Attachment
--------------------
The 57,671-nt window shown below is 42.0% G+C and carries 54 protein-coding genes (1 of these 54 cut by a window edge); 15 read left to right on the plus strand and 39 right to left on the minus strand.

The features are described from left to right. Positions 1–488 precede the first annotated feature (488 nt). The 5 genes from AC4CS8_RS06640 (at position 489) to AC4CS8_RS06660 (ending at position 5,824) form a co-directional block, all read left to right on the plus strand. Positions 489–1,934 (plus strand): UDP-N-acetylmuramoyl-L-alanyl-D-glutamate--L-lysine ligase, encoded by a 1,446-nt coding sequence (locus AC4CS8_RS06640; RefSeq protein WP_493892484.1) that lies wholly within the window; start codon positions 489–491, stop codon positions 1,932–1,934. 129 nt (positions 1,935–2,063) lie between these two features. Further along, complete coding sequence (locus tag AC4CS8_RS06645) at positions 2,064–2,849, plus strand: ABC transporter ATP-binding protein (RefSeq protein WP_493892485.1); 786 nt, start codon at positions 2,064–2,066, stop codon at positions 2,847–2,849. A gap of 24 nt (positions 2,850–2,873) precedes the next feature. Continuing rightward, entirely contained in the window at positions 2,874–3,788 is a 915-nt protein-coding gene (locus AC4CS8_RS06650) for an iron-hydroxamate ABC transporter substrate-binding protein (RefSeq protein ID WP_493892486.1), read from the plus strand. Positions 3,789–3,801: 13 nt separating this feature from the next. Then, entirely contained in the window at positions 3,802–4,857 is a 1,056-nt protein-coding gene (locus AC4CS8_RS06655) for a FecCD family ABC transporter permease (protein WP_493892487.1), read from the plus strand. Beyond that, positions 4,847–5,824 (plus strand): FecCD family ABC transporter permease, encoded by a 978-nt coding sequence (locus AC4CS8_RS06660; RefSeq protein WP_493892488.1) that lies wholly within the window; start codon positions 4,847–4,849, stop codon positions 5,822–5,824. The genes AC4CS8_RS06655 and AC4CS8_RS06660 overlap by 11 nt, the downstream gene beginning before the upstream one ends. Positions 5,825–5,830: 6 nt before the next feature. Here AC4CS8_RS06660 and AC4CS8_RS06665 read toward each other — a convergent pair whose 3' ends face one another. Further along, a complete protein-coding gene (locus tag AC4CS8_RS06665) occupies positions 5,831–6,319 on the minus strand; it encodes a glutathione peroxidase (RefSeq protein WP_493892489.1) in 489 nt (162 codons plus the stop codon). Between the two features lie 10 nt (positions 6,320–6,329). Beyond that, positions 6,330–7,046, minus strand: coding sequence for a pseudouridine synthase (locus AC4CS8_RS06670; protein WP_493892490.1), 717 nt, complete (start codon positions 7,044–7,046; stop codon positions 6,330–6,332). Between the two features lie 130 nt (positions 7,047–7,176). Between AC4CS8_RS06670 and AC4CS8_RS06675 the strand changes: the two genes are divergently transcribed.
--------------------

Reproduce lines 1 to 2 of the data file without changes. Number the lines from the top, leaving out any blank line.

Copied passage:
The 57,671-nt window shown below is 42.0% G+C and carries 54 protein-coding genes (1 of these 54 cut by a window edge); 15 read left to right on the plus strand and 39 right to left on the minus strand.

The features are described from left to right. Positions 1–488 precede the first annotated feature (488 nt). The 5 genes from AC4CS8_RS06640 (at position 489) to AC4CS8_RS06660 (ending at position 5,824) form a co-directional block, all read left to right on the plus strand. Positions 489–1,934 (plus strand): UDP-N-acetylmuramoyl-L-alanyl-D-glutamate--L-lysine ligase, encoded by a 1,446-nt coding sequence (locus AC4CS8_RS06640; RefSeq protein WP_493892484.1) that lies wholly within the window; start codon positions 489–491, stop codon positions 1,932–1,934. 129 nt (positions 1,935–2,063) lie between these two features. Further along, complete coding sequence (locus tag AC4CS8_RS06645) at positions 2,064–2,849, plus strand: ABC transporter ATP-binding protein (RefSeq protein WP_493892485.1); 786 nt, start codon at positions 2,064–2,066, stop codon at positions 2,847–2,849. A gap of 24 nt (positions 2,850–2,873) precedes the next feature. Continuing rightward, entirely contained in the window at positions 2,874–3,788 is a 915-nt protein-coding gene (locus AC4CS8_RS06650) for an iron-hydroxamate ABC transporter substrate-binding protein (RefSeq protein ID WP_493892486.1), read from the plus strand. Positions 3,789–3,801: 13 nt separating this feature from the next. Then, entirely contained in the window at positions 3,802–4,857 is a 1,056-nt protein-coding gene (locus AC4CS8_RS06655) for a FecCD family ABC transporter permease (protein WP_493892487.1), read from the plus strand. Beyond that, positions 4,847–5,824 (plus strand): FecCD family ABC transporter permease, encoded by a 978-nt coding sequence (locus AC4CS8_RS06660; RefSeq protein WP_493892488.1) that lies wholly within the window; start codon positions 4,847–4,849, stop codon positions 5,822–5,824. The genes AC4CS8_RS06655 and AC4CS8_RS06660 overlap by 11 nt, the downstream gene beginning before the upstream one ends. Positions 5,825–5,830: 6 nt before the next feature. Here AC4CS8_RS06660 and AC4CS8_RS06665 read toward each other — a convergent pair whose 3' ends face one another. Further along, a complete protein-coding gene (locus tag AC4CS8_RS06665) occupies positions 5,831–6,319 on the minus strand; it encodes a glutathione peroxidase (RefSeq protein WP_493892489.1) in 489 nt (162 codons plus the stop codon). Between the two features lie 10 nt (positions 6,320–6,329). Beyond that, positions 6,330–7,046, minus strand: coding sequence for a pseudouridine synthase (locus AC4CS8_RS06670; protein WP_493892490.1), 717 nt, complete (start codon positions 7,044–7,046; stop codon positions 6,330–6,332). Between the two features lie 130 nt (positions 7,047–7,176). Between AC4CS8_RS06670 and AC4CS8_RS06675 the strand changes: the two genes are divergently transcribed.